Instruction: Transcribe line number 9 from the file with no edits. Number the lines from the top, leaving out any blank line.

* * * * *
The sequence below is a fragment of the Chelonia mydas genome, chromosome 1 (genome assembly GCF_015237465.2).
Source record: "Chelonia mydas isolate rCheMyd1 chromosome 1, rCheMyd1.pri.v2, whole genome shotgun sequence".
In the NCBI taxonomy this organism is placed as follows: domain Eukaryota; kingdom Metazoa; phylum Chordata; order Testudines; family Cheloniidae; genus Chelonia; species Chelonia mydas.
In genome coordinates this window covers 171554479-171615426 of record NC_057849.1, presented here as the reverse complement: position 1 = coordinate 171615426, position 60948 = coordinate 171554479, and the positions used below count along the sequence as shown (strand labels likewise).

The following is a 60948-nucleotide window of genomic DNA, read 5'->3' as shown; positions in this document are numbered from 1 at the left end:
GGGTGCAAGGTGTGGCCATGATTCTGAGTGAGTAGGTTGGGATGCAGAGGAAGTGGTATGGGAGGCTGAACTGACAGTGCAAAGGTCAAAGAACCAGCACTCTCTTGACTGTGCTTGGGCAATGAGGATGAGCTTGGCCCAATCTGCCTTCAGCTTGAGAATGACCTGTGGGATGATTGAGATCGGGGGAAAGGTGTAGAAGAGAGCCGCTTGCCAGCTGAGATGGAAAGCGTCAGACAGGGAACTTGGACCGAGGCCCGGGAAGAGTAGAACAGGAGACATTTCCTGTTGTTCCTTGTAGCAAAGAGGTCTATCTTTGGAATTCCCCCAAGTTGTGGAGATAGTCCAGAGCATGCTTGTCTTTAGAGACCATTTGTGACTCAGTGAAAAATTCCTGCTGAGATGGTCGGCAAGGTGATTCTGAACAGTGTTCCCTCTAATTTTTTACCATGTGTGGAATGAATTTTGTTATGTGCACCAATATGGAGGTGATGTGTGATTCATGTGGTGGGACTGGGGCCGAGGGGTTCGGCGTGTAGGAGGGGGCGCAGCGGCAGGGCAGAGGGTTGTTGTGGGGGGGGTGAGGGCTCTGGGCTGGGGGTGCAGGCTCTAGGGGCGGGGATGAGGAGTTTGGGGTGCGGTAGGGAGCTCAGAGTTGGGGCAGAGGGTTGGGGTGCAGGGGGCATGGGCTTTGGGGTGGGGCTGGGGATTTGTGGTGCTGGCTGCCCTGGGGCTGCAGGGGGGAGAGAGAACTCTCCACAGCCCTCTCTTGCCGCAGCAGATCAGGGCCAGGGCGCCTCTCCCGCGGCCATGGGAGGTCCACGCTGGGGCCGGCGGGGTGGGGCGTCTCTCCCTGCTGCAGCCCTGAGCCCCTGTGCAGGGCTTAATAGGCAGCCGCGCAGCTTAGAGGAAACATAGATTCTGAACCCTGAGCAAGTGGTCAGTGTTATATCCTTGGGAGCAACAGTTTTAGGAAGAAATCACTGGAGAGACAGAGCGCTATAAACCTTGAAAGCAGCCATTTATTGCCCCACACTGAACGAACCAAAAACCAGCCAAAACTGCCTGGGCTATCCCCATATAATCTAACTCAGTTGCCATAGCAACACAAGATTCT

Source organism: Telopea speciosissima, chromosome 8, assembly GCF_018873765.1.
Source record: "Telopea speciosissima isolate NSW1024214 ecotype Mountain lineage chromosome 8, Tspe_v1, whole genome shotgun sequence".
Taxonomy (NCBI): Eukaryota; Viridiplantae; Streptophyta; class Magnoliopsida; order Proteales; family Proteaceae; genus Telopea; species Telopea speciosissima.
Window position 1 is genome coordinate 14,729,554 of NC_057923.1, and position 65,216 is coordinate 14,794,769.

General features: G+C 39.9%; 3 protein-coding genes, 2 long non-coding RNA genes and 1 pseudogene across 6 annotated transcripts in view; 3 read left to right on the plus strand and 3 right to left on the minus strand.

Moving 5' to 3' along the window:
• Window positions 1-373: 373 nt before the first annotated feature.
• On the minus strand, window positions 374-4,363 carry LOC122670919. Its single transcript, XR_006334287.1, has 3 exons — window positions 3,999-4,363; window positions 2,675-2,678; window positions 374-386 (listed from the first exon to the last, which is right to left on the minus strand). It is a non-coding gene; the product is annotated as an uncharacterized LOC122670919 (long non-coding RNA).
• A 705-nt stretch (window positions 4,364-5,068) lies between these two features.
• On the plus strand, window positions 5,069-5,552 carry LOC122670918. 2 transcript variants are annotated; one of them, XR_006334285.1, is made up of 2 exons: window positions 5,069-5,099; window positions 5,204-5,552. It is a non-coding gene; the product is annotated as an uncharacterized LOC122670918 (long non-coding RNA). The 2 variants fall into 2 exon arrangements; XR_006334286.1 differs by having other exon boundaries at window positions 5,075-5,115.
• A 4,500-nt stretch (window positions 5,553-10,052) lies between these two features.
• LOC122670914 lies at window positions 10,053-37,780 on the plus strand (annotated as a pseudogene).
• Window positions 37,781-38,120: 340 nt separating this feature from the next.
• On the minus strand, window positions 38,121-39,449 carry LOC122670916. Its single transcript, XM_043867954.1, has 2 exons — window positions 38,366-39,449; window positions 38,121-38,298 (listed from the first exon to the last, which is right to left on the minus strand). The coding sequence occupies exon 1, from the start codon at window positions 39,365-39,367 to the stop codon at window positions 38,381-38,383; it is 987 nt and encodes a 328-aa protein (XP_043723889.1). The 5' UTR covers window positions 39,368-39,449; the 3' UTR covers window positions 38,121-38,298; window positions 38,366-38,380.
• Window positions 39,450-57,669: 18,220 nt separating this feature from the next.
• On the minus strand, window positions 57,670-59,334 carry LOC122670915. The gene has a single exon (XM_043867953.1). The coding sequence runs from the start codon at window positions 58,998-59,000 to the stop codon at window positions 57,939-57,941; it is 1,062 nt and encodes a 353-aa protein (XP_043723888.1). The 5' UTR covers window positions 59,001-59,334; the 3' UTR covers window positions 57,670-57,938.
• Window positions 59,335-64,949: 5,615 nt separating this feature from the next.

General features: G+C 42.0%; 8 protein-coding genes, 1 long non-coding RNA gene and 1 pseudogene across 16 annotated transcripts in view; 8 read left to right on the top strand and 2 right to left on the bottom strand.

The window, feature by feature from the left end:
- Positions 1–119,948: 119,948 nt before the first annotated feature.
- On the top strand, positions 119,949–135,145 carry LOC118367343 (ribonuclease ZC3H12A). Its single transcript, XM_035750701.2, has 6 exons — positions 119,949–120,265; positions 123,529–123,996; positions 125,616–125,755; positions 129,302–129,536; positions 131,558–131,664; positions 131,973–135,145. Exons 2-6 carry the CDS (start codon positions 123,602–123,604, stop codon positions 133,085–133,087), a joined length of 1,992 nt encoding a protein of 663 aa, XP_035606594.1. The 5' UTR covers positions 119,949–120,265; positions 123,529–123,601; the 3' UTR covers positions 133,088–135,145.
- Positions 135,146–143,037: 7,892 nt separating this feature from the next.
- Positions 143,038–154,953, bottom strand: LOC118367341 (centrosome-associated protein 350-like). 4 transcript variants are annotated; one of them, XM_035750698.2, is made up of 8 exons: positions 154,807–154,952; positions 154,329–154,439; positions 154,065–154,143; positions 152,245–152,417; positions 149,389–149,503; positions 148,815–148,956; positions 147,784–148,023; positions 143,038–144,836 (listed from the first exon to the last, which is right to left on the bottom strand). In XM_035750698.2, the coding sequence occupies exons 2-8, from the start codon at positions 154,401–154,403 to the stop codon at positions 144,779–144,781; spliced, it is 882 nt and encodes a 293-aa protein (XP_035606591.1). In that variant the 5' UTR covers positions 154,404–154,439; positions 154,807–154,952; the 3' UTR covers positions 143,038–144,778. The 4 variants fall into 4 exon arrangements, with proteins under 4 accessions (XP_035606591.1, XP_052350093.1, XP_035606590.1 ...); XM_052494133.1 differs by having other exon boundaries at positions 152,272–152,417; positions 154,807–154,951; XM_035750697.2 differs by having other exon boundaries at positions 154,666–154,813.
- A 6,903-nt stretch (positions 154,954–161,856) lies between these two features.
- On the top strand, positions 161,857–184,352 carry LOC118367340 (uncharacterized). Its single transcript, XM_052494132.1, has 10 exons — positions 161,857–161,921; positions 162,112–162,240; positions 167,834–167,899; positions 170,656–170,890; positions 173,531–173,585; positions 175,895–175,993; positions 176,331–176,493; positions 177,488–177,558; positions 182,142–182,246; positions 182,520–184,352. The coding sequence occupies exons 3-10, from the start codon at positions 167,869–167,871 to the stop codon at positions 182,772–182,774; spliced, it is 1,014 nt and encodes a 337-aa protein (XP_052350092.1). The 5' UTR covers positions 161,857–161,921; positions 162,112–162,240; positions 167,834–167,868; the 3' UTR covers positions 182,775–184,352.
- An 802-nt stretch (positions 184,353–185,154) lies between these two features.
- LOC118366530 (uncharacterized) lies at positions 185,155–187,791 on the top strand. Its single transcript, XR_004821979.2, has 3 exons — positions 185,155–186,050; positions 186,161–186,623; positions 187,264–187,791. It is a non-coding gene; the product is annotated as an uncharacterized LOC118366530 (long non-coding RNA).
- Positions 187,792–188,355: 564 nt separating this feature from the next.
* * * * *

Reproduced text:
Taxonomy (NCBI): Eukaryota; Viridiplantae; Streptophyta; class Magnoliopsida; order Proteales; family Proteaceae; genus Telopea; species Telopea speciosissima.